The only time I wish we drove is when it comes to going on holiday but if you can hire one then no problem.
― Archel, Friday, 29 May 2009 11:16 (thirteen years ago) link
Yes yes yes actually very glad we don't have a car (in London). What would we need one for?
Also, and I find this weird, cabs here don't require you to have a car seat (in the states, it might even be required by law), so we've left ours with my in-laws as there's no need for it here.
― Bathtime at the Apollo (G00blar), Friday, 29 May 2009 11:30 (thirteen years ago) link
Our south London maternity ward wouldn't let us leave the hospital unless we had a car seat with us - even though we were getting a cab home.
I can see how it's eminently possible to manage in London without a motor - but I'm not sure I'd want to try. Having a colicky baby on the bus seems like it'd be a nightmare.
― Stevie T, Friday, 29 May 2009 11:50 (thirteen years ago) link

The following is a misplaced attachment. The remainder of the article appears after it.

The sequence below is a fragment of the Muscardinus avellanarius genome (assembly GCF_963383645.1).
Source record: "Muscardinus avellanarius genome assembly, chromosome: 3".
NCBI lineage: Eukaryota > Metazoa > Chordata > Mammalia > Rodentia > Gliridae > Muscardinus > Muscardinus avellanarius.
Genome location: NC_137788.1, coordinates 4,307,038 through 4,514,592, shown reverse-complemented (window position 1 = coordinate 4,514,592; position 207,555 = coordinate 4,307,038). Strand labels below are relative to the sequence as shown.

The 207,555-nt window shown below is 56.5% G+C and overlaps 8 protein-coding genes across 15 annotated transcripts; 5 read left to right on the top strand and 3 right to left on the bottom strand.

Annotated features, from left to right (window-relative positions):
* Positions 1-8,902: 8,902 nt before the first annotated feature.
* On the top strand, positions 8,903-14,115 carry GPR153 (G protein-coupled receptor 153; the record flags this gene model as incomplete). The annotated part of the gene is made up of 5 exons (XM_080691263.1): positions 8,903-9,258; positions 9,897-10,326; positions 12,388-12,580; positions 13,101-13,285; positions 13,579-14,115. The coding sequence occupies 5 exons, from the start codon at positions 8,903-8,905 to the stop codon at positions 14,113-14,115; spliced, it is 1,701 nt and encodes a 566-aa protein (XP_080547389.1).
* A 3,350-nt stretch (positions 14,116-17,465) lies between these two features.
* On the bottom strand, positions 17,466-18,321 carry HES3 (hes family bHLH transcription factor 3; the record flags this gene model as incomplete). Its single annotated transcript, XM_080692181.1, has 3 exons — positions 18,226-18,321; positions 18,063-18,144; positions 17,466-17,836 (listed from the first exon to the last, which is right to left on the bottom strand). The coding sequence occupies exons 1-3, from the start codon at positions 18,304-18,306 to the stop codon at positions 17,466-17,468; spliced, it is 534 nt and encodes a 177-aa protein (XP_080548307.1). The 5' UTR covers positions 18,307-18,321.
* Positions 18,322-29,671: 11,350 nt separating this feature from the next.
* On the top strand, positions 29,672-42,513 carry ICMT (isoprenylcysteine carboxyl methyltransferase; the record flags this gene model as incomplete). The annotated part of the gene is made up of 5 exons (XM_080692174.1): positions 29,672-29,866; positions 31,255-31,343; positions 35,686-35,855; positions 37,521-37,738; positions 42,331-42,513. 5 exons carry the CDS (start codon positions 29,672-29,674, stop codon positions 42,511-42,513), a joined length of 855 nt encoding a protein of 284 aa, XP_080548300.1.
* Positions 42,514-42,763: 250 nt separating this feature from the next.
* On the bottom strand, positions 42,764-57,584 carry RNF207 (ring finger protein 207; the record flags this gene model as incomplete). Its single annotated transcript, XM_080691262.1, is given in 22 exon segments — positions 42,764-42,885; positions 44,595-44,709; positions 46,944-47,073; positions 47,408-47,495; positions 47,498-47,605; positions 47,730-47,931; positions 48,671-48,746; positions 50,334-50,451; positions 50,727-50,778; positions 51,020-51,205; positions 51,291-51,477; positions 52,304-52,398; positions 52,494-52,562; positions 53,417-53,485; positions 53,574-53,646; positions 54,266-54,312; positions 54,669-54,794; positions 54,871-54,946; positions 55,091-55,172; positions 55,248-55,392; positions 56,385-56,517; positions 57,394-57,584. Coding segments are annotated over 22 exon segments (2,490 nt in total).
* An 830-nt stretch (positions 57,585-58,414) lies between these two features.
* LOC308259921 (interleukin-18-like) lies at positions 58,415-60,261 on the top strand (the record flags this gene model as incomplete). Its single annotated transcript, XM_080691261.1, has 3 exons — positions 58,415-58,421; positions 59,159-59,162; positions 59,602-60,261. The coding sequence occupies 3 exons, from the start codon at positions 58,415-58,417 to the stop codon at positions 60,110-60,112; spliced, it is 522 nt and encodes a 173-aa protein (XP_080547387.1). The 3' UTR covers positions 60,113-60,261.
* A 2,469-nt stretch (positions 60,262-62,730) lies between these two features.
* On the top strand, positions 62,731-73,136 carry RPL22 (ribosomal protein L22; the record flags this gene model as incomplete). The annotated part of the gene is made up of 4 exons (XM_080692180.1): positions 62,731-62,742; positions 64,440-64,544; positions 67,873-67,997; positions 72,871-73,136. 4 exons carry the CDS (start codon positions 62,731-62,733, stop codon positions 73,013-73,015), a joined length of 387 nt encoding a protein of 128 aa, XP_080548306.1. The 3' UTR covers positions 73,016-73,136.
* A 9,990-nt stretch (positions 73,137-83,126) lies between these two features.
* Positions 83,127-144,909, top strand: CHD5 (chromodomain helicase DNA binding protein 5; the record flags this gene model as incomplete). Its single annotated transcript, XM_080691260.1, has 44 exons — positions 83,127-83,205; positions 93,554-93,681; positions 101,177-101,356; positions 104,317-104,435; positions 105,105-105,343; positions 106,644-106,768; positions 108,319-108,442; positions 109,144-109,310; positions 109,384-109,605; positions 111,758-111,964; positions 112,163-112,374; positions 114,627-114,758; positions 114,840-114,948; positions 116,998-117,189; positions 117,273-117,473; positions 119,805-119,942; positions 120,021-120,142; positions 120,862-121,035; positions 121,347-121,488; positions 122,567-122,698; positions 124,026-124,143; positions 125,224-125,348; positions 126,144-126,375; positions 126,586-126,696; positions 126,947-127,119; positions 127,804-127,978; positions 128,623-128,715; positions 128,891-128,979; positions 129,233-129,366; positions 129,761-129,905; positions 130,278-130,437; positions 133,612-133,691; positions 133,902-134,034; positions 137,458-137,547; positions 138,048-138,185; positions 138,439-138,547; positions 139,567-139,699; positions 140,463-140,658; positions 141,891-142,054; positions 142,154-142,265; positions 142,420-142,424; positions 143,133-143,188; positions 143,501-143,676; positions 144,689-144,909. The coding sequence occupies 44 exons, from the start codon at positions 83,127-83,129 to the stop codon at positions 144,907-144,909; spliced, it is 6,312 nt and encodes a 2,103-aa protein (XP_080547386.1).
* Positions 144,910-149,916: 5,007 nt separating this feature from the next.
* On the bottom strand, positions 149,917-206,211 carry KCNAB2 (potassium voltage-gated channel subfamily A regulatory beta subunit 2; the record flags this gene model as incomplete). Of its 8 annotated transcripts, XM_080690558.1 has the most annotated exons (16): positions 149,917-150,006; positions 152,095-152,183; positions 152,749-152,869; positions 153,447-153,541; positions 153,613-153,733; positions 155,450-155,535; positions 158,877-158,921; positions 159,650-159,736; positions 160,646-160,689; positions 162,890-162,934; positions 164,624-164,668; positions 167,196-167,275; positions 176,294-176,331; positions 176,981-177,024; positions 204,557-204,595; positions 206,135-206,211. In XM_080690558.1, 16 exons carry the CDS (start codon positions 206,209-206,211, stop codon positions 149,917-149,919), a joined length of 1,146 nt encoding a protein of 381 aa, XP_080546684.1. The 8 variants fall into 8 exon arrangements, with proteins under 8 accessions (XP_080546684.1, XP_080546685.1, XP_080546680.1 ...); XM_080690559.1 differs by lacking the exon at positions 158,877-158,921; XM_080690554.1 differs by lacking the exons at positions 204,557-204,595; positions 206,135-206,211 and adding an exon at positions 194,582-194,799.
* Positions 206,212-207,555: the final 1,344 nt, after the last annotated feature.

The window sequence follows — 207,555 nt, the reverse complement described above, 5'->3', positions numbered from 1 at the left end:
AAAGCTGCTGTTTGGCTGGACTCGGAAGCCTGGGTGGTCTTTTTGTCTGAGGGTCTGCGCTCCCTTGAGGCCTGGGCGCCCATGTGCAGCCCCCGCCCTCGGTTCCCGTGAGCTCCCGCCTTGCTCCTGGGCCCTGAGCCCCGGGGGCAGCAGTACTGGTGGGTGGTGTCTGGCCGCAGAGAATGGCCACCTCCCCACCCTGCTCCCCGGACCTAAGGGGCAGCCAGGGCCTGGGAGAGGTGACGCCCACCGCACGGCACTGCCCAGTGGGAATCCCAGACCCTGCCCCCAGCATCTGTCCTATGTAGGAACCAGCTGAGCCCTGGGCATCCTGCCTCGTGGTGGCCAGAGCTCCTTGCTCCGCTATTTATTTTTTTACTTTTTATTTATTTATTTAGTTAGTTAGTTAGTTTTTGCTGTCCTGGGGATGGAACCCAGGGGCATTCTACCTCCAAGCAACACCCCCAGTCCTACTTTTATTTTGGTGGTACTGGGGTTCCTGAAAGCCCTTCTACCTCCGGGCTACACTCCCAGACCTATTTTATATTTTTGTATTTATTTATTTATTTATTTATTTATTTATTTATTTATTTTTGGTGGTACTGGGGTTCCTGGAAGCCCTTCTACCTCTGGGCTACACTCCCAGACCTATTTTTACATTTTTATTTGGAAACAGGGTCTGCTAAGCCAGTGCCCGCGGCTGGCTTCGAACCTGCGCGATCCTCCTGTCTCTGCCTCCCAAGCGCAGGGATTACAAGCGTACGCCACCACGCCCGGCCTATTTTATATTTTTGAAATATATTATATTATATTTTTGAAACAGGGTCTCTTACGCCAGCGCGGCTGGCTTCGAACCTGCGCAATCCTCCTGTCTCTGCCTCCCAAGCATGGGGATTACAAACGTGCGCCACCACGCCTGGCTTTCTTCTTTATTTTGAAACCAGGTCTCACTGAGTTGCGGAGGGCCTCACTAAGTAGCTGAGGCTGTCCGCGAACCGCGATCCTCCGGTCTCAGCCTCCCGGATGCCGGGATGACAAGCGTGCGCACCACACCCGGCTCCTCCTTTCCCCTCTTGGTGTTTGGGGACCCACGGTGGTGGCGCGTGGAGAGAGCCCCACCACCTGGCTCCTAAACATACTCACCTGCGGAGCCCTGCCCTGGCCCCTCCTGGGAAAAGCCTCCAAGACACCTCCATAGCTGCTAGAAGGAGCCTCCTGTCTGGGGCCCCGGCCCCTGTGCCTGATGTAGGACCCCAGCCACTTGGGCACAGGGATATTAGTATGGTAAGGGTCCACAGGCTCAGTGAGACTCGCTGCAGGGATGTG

It's a nightmare in the car too though!
I do have a car but I don't need it, and only really use it for getting a big weekly shop, but plenty of people manage with the internet.
I'm not quite sure why you think you would need a car just because you've got a baby...
― Vicky, Friday, 29 May 2009 12:04 (thirteen years ago) link
Our hospital did the same thing (which is why we bought a car seat), but we've never had a problem with either our pram or the baby bjorn. We asked a cabbie and he told us no taxi's gonna ask you to have a car seat.
― Bathtime at the Apollo (G00blar), Friday, 29 May 2009 12:46 (thirteen years ago) link
Well, I for one am very, very glad that our days of heaving the buggy (or double buggy) on and off buses or up and down the steps at Gipsy Hill station are pretty much behind us (not because we drive everywhere but because Ava & Lulu walk everywhere).
I'm sure we'd have coped but I really don't think we'd have done as much with the children over the last 4 years without our old Micra. Trips to the local shops, fine, but cross-London jaunts that take >90min by bus/Tube/train? Out of London trips? Visiting the folks on Merseyside when they were under two? I fear we'd have been saying no a lot more to social events and get-togethers if we'd been at the mercy of south London suburban public transport every Sunday.
It's pretty much a breeze now (the only issue being Lulu's bus narcolepsy!) but there have been so many times I've been grateful for our little N-reg (and Pam's UK licence).